The research-based biopharmaceutical company, Gilead, position themselves as a Rebel brand. As such, they bring attention to the issues that no longer serve the community. They are inspired by the opportunity to address unmet medical needs for patients living with life-threatening diseases, all around the world. Gilead embraces their role as a Rebel brand by inviting people to take action in regards to life-threatening, preventable diseases. Through their marketing communications, Gilead raises awareness about illnesses such as Hepatitis C and HIV and invites people to help stop it while they continue to find ways to treat it.
In general terms, Rebel brands challenge the world as we know it. They see a need for change and like to bring issues to the attention of the community. Rebel brands are the key to social change, instigating fresh perspectives and outlooks. They want to be disruptive so they can change society for the better.
The Rebel Archetype is particularly beneficial for Gilead because it allows them to stand up for what they believe while influencing others to help make a change. They stand out by being active, bold leaders, running several programs to influence people and ensure there is a positive change. They also use different marketing communications (a bit like propaganda channels) to shine light on unknown issues and facts. For instance, in one of their marketing videos they use analogies to help viewers understand that 50,000 people is a lot of people and concerningly, it is the number of people in the US contracting HIV each year. This is a visual and emotive way to help consumers understand their cause, which leads to brand engagement and support. The video also addresses those who may be marginalised because they have HIV and so they will help advocate the Gilead’s cause as they are looking for a solution.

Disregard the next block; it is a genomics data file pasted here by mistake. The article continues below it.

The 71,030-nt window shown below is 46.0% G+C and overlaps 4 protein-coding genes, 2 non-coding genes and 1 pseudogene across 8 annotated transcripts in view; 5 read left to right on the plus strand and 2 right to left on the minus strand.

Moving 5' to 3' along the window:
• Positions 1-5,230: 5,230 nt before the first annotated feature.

Another well known example of a Rebel brand is Apple. This is evident in their tagline “Think Different”. Their positioning as a Rebel brand has persisted since their inception in 1976, acting as a conduit to change, revolutionising stale ideas and showing people there is another way. Their famous quote – “computers shouldn’t be boring beige boxes”, has resulted in the innovation we all enjoy today.
Marketing your brand as a Rebel is about standing up for what you believe in. It is about fighting to change the areas of the system that you believe no longer serve the greater good. Being a Rebel brand requires power and courage to help others understand there is a better way.
Do you think your brand would stand apart by positioning itself as a Rebel? How else could you play to this Archetype? It’s in your language, your visual communication, your social media, and at the very heart of your brand – its people. Want to learn more about your Archetype? get in touch today.